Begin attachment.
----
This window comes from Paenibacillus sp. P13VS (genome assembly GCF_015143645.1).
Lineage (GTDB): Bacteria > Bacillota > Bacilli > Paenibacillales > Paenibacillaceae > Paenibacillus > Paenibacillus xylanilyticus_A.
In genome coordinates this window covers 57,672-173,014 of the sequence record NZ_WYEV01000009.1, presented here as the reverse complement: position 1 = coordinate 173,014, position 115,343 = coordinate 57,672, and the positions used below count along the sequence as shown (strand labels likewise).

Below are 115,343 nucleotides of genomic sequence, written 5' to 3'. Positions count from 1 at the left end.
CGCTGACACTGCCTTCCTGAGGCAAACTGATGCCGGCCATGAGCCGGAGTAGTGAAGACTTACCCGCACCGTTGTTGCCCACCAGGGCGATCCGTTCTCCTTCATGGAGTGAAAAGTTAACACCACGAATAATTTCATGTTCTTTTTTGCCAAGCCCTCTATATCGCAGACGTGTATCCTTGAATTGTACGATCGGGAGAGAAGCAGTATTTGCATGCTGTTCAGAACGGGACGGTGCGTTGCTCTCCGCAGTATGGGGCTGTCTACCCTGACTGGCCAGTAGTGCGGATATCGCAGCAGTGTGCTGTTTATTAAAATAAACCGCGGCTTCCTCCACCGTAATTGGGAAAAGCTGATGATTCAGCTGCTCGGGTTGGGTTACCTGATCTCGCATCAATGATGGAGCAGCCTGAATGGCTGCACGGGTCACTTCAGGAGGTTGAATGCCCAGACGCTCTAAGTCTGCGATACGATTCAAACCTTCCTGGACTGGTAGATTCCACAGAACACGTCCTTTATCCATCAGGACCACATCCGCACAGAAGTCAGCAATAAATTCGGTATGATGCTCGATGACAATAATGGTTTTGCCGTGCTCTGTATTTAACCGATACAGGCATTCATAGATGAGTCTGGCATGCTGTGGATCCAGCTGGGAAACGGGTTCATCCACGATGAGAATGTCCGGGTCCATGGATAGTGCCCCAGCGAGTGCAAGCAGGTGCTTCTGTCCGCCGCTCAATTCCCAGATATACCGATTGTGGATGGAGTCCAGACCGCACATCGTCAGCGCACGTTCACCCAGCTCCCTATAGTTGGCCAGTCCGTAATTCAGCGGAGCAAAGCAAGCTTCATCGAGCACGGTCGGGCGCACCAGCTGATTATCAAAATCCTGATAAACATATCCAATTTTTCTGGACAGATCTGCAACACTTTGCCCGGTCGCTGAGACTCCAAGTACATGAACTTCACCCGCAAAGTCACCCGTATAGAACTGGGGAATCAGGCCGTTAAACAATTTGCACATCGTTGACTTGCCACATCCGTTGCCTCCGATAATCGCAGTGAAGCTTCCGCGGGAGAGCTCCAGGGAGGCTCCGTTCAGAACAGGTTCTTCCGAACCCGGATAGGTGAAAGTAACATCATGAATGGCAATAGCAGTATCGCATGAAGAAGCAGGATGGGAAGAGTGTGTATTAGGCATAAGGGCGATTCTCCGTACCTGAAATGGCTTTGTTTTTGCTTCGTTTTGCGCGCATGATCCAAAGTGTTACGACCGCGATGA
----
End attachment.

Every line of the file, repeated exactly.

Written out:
This window comes from Paenibacillus sp. P13VS (genome assembly GCF_015143645.1).
Lineage (GTDB): Bacteria > Bacillota > Bacilli > Paenibacillales > Paenibacillaceae > Paenibacillus > Paenibacillus xylanilyticus_A.
In genome coordinates this window covers 57,672-173,014 of the sequence record NZ_WYEV01000009.1, presented here as the reverse complement: position 1 = coordinate 173,014, position 115,343 = coordinate 57,672, and the positions used below count along the sequence as shown (strand labels likewise).

Below are 115,343 nucleotides of genomic sequence, written 5' to 3'. Positions count from 1 at the left end.
CGCTGACACTGCCTTCCTGAGGCAAACTGATGCCGGCCATGAGCCGGAGTAGTGAAGACTTACCCGCACCGTTGTTGCCCACCAGGGCGATCCGTTCTCCTTCATGGAGTGAAAAGTTAACACCACGAATAATTTCATGTTCTTTTTTGCCAAGCCCTCTATATCGCAGACGTGTATCCTTGAATTGTACGATCGGGAGAGAAGCAGTATTTGCATGCTGTTCAGAACGGGACGGTGCGTTGCTCTCCGCAGTATGGGGCTGTCTACCCTGACTGGCCAGTAGTGCGGATATCGCAGCAGTGTGCTGTTTATTAAAATAAACCGCGGCTTCCTCCACCGTAATTGGGAAAAGCTGATGATTCAGCTGCTCGGGTTGGGTTACCTGATCTCGCATCAATGATGGAGCAGCCTGAATGGCTGCACGGGTCACTTCAGGAGGTTGAATGCCCAGACGCTCTAAGTCTGCGATACGATTCAAACCTTCCTGGACTGGTAGATTCCACAGAACACGTCCTTTATCCATCAGGACCACATCCGCACAGAAGTCAGCAATAAATTCGGTATGATGCTCGATGACAATAATGGTTTTGCCGTGCTCTGTATTTAACCGATACAGGCATTCATAGATGAGTCTGGCATGCTGTGGATCCAGCTGGGAAACGGGTTCATCCACGATGAGAATGTCCGGGTCCATGGATAGTGCCCCAGCGAGTGCAAGCAGGTGCTTCTGTCCGCCGCTCAATTCCCAGATATACCGATTGTGGATGGAGTCCAGACCGCACATCGTCAGCGCACGTTCACCCAGCTCCCTATAGTTGGCCAGTCCGTAATTCAGCGGAGCAAAGCAAGCTTCATCGAGCACGGTCGGGCGCACCAGCTGATTATCAAAATCCTGATAAACATATCCAATTTTTCTGGACAGATCTGCAACACTTTGCCCGGTCGCTGAGACTCCAAGTACATGAACTTCACCCGCAAAGTCACCCGTATAGAACTGGGGAATCAGGCCGTTAAACAATTTGCACATCGTTGACTTGCCACATCCGTTGCCTCCGATAATCGCAGTGAAGCTTCCGCGGGAGAGCTCCAGGGAGGCTCCGTTCAGAACAGGTTCTTCCGAACCCGGATAGGTGAAAGTAACATCATGAATGGCAATAGCAGTATCGCATGAAGAAGCAGGATGGGAAGAGTGTGTATTAGGCATAAGGGCGATTCTCCGTACCTGAAATGGCTTTGTTTTTGCTTCGTTTTGCGCGCATGATCCAAAGTGTTACGACCGCGATGA